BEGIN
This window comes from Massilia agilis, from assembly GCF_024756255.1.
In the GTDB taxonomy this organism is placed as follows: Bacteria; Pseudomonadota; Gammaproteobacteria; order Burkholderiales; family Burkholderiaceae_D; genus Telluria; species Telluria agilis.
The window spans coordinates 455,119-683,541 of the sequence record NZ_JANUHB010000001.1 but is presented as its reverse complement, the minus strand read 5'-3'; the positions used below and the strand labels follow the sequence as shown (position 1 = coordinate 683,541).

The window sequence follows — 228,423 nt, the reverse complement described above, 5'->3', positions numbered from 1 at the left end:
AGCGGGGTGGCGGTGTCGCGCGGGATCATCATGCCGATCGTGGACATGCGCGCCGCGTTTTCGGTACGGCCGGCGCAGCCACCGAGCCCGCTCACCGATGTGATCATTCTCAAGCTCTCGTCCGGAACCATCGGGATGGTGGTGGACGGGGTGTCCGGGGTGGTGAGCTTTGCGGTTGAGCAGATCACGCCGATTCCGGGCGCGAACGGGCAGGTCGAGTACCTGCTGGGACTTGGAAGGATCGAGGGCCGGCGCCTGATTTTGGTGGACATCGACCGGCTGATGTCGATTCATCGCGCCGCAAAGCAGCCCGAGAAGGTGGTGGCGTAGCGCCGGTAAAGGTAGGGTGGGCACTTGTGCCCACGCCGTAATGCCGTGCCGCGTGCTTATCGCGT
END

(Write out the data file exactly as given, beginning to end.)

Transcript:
This window comes from Massilia agilis, from assembly GCF_024756255.1.
In the GTDB taxonomy this organism is placed as follows: Bacteria; Pseudomonadota; Gammaproteobacteria; order Burkholderiales; family Burkholderiaceae_D; genus Telluria; species Telluria agilis.
The window spans coordinates 455,119-683,541 of the sequence record NZ_JANUHB010000001.1 but is presented as its reverse complement, the minus strand read 5'-3'; the positions used below and the strand labels follow the sequence as shown (position 1 = coordinate 683,541).

The window sequence follows — 228,423 nt, the reverse complement described above, 5'->3', positions numbered from 1 at the left end:
AGCGGGGTGGCGGTGTCGCGCGGGATCATCATGCCGATCGTGGACATGCGCGCCGCGTTTTCGGTACGGCCGGCGCAGCCACCGAGCCCGCTCACCGATGTGATCATTCTCAAGCTCTCGTCCGGAACCATCGGGATGGTGGTGGACGGGGTGTCCGGGGTGGTGAGCTTTGCGGTTGAGCAGATCACGCCGATTCCGGGCGCGAACGGGCAGGTCGAGTACCTGCTGGGACTTGGAAGGATCGAGGGCCGGCGCCTGATTTTGGTGGACATCGACCGGCTGATGTCGATTCATCGCGCCGCAAAGCAGCCCGAGAAGGTGGTGGCGTAGCGCCGGTAAAGGTAGGGTGGGCACTTGTGCCCACGCCGTAATGCCGTGCCGCGTGCTTATCGCGT